Eli Lilly’s Nick Liffen Embarks on the Jenkins Journey

On Episode 62 of DevOps Radio, Nick Liffen chats with host Brian Dawson about the DevOps transformation that has taken place at Eli Lilly, and how they’ve adopted the "DevOps Mindset."

Brian Dawson: Hello. I'm Brian Dawson. Thank you again for joining us on another one of our special editions of DevOps Radio where we are live at DevOps World | Jenkins World 2019 at Moscone in SF. I have here with me Nick Liffen. I did not confirm how to pronounce it.

Nick Liffen: You nailed it.

Brian: Awesome, as I usually do.

Nick: Everyone always says Liffen so I'm actually very surprised you got it right. I'm very impressed.

Brian: Thank you, so we're starting off on the –

Nick: On the right foot.

Brian: All right, good, good. So you are a software engineering team lead at Eli Lilly?

Nick: Yep. So I have been at Lilly now for just over three years and I came into Lilly as a software developer, software engineer and quickly moved into product ownership.

Brian: Oh interesting.

Nick: So I moved into product ownership towards like Heroku, Artifactory, and most recently Jenkins so I am defined as the product owner for Jenkins and was responsible for standing up the Jenkins service. And more recently I've moved into a software engineering team lead so I oversee a team of eight or so developers and we focus on standing up Jenkins Shared Libraries, Jenkins Pipelines so within that DevOps space.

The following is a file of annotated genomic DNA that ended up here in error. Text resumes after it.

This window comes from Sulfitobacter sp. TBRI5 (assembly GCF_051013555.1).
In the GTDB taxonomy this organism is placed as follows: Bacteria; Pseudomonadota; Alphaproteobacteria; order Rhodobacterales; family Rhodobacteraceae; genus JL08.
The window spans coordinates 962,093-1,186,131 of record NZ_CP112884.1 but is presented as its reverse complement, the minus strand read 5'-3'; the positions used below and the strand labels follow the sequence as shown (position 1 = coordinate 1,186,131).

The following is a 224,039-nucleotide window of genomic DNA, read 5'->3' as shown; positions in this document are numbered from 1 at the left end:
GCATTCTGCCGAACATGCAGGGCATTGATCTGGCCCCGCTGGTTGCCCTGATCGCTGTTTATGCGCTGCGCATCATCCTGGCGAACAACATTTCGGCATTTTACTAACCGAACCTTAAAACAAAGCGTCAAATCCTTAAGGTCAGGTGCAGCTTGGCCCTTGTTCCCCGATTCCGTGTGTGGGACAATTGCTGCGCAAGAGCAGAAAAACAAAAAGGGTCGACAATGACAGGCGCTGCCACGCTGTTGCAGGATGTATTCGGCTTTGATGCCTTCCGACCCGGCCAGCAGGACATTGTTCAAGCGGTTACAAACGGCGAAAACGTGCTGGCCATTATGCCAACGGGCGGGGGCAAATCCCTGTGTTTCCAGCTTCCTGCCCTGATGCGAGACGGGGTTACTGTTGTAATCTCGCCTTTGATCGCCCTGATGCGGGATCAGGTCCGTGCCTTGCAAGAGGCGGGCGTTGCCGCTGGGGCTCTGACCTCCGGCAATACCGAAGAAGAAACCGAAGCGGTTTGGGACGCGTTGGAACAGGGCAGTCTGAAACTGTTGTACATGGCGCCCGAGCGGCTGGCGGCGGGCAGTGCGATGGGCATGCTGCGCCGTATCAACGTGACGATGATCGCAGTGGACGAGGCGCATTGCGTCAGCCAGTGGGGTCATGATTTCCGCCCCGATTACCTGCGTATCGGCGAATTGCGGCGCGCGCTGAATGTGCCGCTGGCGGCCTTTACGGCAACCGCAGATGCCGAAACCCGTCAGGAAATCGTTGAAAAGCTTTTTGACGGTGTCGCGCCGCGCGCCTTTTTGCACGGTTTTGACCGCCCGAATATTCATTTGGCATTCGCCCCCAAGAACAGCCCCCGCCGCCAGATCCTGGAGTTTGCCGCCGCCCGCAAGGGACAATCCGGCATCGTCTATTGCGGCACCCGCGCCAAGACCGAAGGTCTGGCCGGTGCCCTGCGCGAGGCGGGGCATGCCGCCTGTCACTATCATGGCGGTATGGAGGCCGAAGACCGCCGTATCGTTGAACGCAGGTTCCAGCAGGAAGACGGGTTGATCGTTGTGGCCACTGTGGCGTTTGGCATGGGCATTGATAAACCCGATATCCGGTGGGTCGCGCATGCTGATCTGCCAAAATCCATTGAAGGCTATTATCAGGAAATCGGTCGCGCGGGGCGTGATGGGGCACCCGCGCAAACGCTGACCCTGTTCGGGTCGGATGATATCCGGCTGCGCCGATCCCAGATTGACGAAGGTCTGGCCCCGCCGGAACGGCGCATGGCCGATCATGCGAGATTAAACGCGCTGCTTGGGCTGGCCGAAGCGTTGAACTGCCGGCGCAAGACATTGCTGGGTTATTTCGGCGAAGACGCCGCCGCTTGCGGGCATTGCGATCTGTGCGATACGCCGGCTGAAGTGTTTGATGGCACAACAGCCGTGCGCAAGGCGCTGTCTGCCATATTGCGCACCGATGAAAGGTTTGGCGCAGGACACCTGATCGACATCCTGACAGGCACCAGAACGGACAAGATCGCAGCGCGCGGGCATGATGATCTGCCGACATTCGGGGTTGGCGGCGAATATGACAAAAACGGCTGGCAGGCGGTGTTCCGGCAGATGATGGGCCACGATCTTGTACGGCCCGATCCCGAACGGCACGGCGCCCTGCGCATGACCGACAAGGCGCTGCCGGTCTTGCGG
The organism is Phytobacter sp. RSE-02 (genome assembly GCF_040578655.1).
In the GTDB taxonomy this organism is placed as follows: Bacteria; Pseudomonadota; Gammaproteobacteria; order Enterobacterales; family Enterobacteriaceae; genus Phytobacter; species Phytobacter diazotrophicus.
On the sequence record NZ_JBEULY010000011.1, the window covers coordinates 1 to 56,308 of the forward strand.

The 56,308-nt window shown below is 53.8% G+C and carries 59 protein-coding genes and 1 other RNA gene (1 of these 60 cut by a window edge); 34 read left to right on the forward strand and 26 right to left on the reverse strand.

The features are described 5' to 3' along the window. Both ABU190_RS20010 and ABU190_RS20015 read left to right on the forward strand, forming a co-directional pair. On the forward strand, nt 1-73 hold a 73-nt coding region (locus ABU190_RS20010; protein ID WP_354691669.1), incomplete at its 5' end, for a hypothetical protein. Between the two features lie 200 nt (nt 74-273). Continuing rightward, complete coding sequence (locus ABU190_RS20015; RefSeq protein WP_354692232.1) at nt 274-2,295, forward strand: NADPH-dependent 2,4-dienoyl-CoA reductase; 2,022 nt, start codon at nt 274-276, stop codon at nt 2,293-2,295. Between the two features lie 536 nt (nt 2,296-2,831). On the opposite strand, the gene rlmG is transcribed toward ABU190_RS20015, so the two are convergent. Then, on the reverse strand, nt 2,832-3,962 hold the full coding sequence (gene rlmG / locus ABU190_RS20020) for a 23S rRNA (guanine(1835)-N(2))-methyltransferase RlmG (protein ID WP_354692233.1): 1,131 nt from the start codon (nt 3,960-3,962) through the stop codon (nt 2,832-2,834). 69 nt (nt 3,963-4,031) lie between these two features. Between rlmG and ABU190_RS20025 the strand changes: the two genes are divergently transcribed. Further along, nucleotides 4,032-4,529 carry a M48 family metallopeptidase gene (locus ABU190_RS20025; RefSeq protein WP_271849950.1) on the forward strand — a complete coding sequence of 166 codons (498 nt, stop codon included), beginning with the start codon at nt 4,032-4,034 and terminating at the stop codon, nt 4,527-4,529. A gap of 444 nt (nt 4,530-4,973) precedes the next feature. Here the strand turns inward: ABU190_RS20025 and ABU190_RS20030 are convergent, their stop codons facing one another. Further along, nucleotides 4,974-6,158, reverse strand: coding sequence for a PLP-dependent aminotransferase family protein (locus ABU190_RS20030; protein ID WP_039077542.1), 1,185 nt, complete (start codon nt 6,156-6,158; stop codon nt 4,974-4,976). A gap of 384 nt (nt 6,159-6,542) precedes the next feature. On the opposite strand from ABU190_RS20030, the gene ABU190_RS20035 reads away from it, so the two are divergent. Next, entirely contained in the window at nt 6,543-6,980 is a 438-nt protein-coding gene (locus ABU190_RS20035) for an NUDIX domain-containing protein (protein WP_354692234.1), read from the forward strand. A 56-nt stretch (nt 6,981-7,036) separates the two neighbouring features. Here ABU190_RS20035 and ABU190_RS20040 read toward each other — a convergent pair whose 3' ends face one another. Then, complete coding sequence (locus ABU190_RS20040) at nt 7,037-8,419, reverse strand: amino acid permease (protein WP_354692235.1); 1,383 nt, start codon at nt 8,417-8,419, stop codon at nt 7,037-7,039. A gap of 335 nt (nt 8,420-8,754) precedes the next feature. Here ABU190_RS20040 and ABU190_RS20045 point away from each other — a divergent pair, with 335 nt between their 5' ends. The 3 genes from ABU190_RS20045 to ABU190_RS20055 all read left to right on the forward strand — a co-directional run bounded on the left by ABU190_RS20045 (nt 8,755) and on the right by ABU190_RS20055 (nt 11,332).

Brian: So let's dig into that for a minute. Product owner, I'm sure that name wasn't – that title wasn't adopted haphazardly. I'm going to take a guess and correct me that it's different than being a Jenkins admin or a tool admin. You guys I'm guessing it's about a tool providing a capability and an experience, right?

Nick: Yeah, so let me set some context. I think if I explain a bit about our team that helps explain. So I work for a team called Cirrus, which is our immersion technologies team, and our team is responsible – we're a central team and we face off to our business-facing IT teams and we're responsible for standing up modern technologies, modern tools, modern platforms, helping to disrupt and emerge different processes. So we have so many different tools. We actually have like 42 tools, something like that within our team –

Brian: That's a number we've been trying to capture. That's – and there are people with more but 42? Wow.

Nick: And we have a headcount of about 20 people so we have in our team tech leads, we have product owners, and we have ops. So a product owner is responsible for overseeing the overall design of the product and also it could be a new product and they're responsible for standing up that service.

Brian: Okay I love it and there you're right. So if someone's coming from a traditional mindset we hear product and product owner, we don't traditionally translate it to open source or other internal or dev tools so that's interesting and I assume that there's a power – words matter, there's a power –

Nick: Responsibility.

Brian: Okay.

Nick: So I think you have that power as a product owner to decide the roadmap of your tool so how are you going to offer. So within Lilly, when we were standing up Jenkins, the product owners and myself had the responsibility – power is a strong word. I think it's really you have the responsibility to make sure that you're standing up a solution to meet your end customers' needs.

Brian: And I misused power so that's important as well. I think there's power in the selection of – we use the word product. In other words, language informs actions.

Nick: Sure, yeah.

Brian: Right and if something isn't – if we stop just calling it a tool, which means I get something, I install it, and I had it off to some guys to use –

Nick: Operations team, yep.

Brian: But rather I own an experience and what I'm doing is designing – I'm either providing an experience or service or capability; it's not just dropping off a tool.